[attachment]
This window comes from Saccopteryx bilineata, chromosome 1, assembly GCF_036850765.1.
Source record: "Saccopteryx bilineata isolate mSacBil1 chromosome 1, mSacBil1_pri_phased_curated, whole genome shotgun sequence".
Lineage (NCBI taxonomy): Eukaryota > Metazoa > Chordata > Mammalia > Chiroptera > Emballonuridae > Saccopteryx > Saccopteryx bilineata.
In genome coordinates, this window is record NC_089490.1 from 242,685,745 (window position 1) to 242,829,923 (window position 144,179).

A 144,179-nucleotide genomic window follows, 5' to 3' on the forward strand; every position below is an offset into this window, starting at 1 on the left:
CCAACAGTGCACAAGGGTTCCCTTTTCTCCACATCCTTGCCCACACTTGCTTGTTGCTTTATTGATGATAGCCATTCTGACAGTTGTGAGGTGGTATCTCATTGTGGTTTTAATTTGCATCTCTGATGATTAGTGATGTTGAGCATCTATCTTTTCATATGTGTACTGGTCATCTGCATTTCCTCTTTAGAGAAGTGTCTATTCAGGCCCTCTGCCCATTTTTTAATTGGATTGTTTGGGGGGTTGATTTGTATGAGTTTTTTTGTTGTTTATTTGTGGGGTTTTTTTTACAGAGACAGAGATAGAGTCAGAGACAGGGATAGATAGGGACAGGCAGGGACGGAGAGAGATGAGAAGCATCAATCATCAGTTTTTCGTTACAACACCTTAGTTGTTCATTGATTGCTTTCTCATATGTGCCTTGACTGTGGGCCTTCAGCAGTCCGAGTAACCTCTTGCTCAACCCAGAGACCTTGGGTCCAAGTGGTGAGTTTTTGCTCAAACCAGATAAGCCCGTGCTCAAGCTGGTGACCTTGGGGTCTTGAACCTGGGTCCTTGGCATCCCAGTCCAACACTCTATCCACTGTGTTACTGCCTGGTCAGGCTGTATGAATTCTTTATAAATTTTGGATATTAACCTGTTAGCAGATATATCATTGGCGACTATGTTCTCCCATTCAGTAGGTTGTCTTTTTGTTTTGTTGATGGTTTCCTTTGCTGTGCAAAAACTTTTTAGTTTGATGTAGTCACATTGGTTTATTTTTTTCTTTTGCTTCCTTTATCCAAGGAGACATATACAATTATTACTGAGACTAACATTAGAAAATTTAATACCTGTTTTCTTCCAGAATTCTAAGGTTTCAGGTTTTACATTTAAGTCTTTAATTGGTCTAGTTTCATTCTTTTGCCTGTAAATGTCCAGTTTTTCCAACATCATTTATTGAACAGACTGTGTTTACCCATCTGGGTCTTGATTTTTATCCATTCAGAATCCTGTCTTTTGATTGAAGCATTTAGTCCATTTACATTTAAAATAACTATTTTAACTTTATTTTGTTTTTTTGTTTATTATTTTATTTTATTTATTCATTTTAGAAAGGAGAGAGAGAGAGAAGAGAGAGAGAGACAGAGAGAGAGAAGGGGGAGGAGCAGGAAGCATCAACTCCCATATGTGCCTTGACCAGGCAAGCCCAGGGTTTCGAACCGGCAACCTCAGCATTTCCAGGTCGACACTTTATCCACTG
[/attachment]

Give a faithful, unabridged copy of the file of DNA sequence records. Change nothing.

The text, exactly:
This window comes from Saccopteryx bilineata, chromosome 1, assembly GCF_036850765.1.
Source record: "Saccopteryx bilineata isolate mSacBil1 chromosome 1, mSacBil1_pri_phased_curated, whole genome shotgun sequence".
Lineage (NCBI taxonomy): Eukaryota > Metazoa > Chordata > Mammalia > Chiroptera > Emballonuridae > Saccopteryx > Saccopteryx bilineata.
In genome coordinates, this window is record NC_089490.1 from 242,685,745 (window position 1) to 242,829,923 (window position 144,179).

A 144,179-nucleotide genomic window follows, 5' to 3' on the forward strand; every position below is an offset into this window, starting at 1 on the left:
CCAACAGTGCACAAGGGTTCCCTTTTCTCCACATCCTTGCCCACACTTGCTTGTTGCTTTATTGATGATAGCCATTCTGACAGTTGTGAGGTGGTATCTCATTGTGGTTTTAATTTGCATCTCTGATGATTAGTGATGTTGAGCATCTATCTTTTCATATGTGTACTGGTCATCTGCATTTCCTCTTTAGAGAAGTGTCTATTCAGGCCCTCTGCCCATTTTTTAATTGGATTGTTTGGGGGGTTGATTTGTATGAGTTTTTTTGTTGTTTATTTGTGGGGTTTTTTTTACAGAGACAGAGATAGAGTCAGAGACAGGGATAGATAGGGACAGGCAGGGACGGAGAGAGATGAGAAGCATCAATCATCAGTTTTTCGTTACAACACCTTAGTTGTTCATTGATTGCTTTCTCATATGTGCCTTGACTGTGGGCCTTCAGCAGTCCGAGTAACCTCTTGCTCAACCCAGAGACCTTGGGTCCAAGTGGTGAGTTTTTGCTCAAACCAGATAAGCCCGTGCTCAAGCTGGTGACCTTGGGGTCTTGAACCTGGGTCCTTGGCATCCCAGTCCAACACTCTATCCACTGTGTTACTGCCTGGTCAGGCTGTATGAATTCTTTATAAATTTTGGATATTAACCTGTTAGCAGATATATCATTGGCGACTATGTTCTCCCATTCAGTAGGTTGTCTTTTTGTTTTGTTGATGGTTTCCTTTGCTGTGCAAAAACTTTTTAGTTTGATGTAGTCACATTGGTTTATTTTTTTCTTTTGCTTCCTTTATCCAAGGAGACATATACAATTATTACTGAGACTAACATTAGAAAATTTAATACCTGTTTTCTTCCAGAATTCTAAGGTTTCAGGTTTTACATTTAAGTCTTTAATTGGTCTAGTTTCATTCTTTTGCCTGTAAATGTCCAGTTTTTCCAACATCATTTATTGAACAGACTGTGTTTACCCATCTGGGTCTTGATTTTTATCCATTCAGAATCCTGTCTTTTGATTGAAGCATTTAGTCCATTTACATTTAAAATAACTATTTTAACTTTATTTTGTTTTTTTGTTTATTATTTTATTTTATTTATTCATTTTAGAAAGGAGAGAGAGAGAGAAGAGAGAGAGAGACAGAGAGAGAGAAGGGGGAGGAGCAGGAAGCATCAACTCCCATATGTGCCTTGACCAGGCAAGCCCAGGGTTTCGAACCGGCAACCTCAGCATTTCCAGGTCGACACTTTATCCACTG